VI RECENT AND PENDING CASES
Malta has been at the forefront in the battle against counterfeit goods, particularly in the case of counterfeit goods in transit, that is to say goods sent from a non-EU country, transiting Malta en route to another non-EU country.
In this regard, for instance, reference is made to a recent case decided by the First Hall of the Civil Court,2 the facts of which are as follows:
- The plaintiff company, well known in connection to 'ARIEL' laundry detergent and washing powder products and owner of EUTM No. 000199976 'ARIEL' in respect of 'bleaching preparations and other substances for laundry use, cleaning, polishing, scouring and abrasive preparations, soaps', duly protected as a 'right holder' for the purposes of the relevant provisions contained in Regulation (EU) No. 608/2013, was officially notified that the Director General (Customs) of Malta suspended release of the container MAGU5339202 containing a quantity of packing and packaging material for laundry detergent and washing powder bearing ARIEL signs, as well as laundry detergent and washing powder (inside sacks). These goods all arrived at the Malta Customs Freeport Terminal during a transshipment procedure, sent by the first defendant, Yiwu Deshi Imp & Exp Co, and in transit for eventual release in favour of the second defendant Afaq Alhadatha Co. The Director General (Customs) informed the plaintiff company about this discovery in suspect circumstances, for the carrying out of opportune verifications regarding infringements of intellectual property rights.
- After having examined electronic photographs and samples of these goods, the plaintiff company confirmed to the Director General (Customs) that these were counterfeit goods. For his part, the Director General (Customs) passed on to the plaintiff company a copy of relative commercial documentation wherein Yiwu Deshi Imp & Exp Co, a foreign entity that conducted business in China, was indicated in the box relative to the shipper or consignor, whereas the consignee or importer was indicated as being Afaq Alhadatha Co, a foreign entity that conducted business in Libya.
- Judicial action was filed pursuant to Article 9(4) of Regulation (EU) No. 2017/1001 on the European Union trade mark, which provides that: 'the proprietor of that EU trade mark shall also be entitled to prevent all third parties from bringing goods, in the course of trade, into the Union without being released for free circulation there, where such goods, including packaging, come from third countries and bear without authorisation a trade mark which is identical to the EU trade mark registered in respect of such goods, or which cannot be distinguished in its essential aspects from that trade mark'.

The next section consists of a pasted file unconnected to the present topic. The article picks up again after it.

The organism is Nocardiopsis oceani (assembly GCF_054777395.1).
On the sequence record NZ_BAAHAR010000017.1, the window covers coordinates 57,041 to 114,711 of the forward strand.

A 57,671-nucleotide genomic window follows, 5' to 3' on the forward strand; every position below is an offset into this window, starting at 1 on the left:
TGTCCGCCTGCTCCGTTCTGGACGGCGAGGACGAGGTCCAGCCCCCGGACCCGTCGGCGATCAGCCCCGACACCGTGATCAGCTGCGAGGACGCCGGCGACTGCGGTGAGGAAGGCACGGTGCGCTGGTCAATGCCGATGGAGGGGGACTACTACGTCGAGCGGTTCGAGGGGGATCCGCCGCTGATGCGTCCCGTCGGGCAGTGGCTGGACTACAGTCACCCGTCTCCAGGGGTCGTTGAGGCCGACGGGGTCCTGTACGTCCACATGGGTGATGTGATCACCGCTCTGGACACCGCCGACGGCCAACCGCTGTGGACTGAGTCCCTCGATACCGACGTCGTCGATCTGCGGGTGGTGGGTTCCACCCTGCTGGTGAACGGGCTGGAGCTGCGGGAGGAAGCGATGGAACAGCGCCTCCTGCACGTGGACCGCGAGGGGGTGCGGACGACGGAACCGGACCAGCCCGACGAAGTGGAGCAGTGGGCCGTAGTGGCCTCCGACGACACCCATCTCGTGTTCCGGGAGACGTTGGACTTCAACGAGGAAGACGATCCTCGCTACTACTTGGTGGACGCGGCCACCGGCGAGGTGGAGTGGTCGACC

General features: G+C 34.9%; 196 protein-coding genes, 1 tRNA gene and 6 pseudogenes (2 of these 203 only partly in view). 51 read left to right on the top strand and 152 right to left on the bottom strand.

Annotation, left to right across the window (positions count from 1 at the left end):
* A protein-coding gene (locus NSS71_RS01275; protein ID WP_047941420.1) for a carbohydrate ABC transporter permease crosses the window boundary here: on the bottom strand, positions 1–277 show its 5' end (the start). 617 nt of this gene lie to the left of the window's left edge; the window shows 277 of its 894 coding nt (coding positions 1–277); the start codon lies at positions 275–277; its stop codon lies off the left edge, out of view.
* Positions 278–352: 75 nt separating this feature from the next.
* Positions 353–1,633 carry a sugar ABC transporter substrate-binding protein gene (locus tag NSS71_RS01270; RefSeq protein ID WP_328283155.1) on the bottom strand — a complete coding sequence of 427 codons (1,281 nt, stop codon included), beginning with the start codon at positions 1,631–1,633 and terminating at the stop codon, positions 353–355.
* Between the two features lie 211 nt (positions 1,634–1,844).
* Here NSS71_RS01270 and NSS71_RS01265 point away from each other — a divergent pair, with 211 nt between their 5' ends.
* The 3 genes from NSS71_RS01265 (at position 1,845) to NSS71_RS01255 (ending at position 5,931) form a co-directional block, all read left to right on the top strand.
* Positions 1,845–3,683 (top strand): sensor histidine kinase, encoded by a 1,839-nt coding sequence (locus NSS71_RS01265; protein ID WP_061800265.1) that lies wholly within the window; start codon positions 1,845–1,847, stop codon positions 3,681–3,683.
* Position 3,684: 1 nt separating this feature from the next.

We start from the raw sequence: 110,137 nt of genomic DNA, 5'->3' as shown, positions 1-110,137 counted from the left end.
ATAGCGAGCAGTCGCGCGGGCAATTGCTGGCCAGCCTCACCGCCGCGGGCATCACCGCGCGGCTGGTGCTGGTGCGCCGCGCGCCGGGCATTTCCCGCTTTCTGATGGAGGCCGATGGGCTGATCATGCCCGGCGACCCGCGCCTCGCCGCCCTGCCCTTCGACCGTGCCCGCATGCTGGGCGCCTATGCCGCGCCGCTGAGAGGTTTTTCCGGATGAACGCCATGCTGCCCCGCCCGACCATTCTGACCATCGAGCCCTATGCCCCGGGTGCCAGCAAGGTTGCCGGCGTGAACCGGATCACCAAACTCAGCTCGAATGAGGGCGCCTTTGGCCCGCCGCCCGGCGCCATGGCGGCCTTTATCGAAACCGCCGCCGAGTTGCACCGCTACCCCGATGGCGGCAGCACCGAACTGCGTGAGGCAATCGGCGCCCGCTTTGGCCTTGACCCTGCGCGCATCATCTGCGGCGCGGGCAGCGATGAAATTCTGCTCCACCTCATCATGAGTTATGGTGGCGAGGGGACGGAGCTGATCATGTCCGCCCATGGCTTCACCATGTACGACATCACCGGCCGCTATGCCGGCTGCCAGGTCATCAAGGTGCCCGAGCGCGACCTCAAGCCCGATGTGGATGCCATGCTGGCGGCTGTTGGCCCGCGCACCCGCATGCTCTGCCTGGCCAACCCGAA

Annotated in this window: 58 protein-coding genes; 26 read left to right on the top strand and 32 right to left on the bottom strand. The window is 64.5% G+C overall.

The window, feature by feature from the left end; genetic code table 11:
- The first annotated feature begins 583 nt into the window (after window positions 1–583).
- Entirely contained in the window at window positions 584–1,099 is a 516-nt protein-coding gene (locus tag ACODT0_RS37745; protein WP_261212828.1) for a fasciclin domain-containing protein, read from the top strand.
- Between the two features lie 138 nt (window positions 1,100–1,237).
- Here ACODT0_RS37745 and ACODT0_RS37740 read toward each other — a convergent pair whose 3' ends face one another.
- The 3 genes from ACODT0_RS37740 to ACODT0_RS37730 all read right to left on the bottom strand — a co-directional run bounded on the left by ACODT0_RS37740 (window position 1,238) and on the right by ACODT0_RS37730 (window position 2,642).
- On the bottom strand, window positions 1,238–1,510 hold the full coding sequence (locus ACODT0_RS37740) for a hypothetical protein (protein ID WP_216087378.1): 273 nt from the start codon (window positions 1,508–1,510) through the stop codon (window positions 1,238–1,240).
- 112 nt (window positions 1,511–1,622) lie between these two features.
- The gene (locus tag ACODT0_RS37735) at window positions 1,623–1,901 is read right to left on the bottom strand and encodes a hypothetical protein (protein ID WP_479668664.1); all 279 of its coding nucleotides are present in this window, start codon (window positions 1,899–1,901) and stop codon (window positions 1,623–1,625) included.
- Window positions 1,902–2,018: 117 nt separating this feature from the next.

- In this respect the Court acceded to the plaintiff company's requests and accordingly:
- it declared that the entry without release for free circulation in Malta, in the course of trade between the defendants of the goods in question, infringed the plaintiff company's intellectual property rights;
- it declared the goods in question as counterfeit in nature;
- it ordered the Director General (Customs) to destroy the goods in question within 90 days of the judgment, without any compensation to the defendants and at their expense; and
- it ordered that the defendants pay all expenses, including those for the identification and tallying of the said goods, for their transportation to the storage facility location, for the storage itself, for transportation of the said goods from the storage facility location to the destruction facility location, for attendance during the destruction and for the disposal of waste generated by the said destruction; and with costs against the defendants.
Various cases are pending before the First Hall of the Civil Court, particularly in relation to 'goods in transit'.
As yet, Malta has not officially transposed the provisions of Directive (EU) No. 2015/2436, compliance with which is required by 14 January 2019. It is therefore expected that the relevant legislative changes will be in place by the end of 2018. Most notably, the new law should bring about a reintroduction of the trademark opposition procedure at application stage. Also of relevance is the fact that the new law should remove the requirement that a trademark must be capable of being represented graphically.
1 Luigi A Sansone is the sole owner and CEO of Salomone Sansone.
2 Case Ref. 458/2016MCH of 23 November 2016, in the names Advocate Doctor Luigi A Sansone LLB (Hons.), LLD, as special mandatary of The Procter & Gamble Company, a foreign company incorporated in the State of Ohio in the United States of America with entity number 20677 and with an address of One Procter & Gamble Plaza, Cincinnati, Ohio, United States of America v. Dr Mark M Cutajar and PL Helen Valenzia nominated as appointed curators to represent Yiwu Deshi Imp. & Exp. Co., Ltd, a foreign entity with an unknown address, and Dr Joseph Ellis and PL Gillian Muscat nominated as appointed curators to represent Afaq Alhadatha Co., a foreign entity with an unknown address.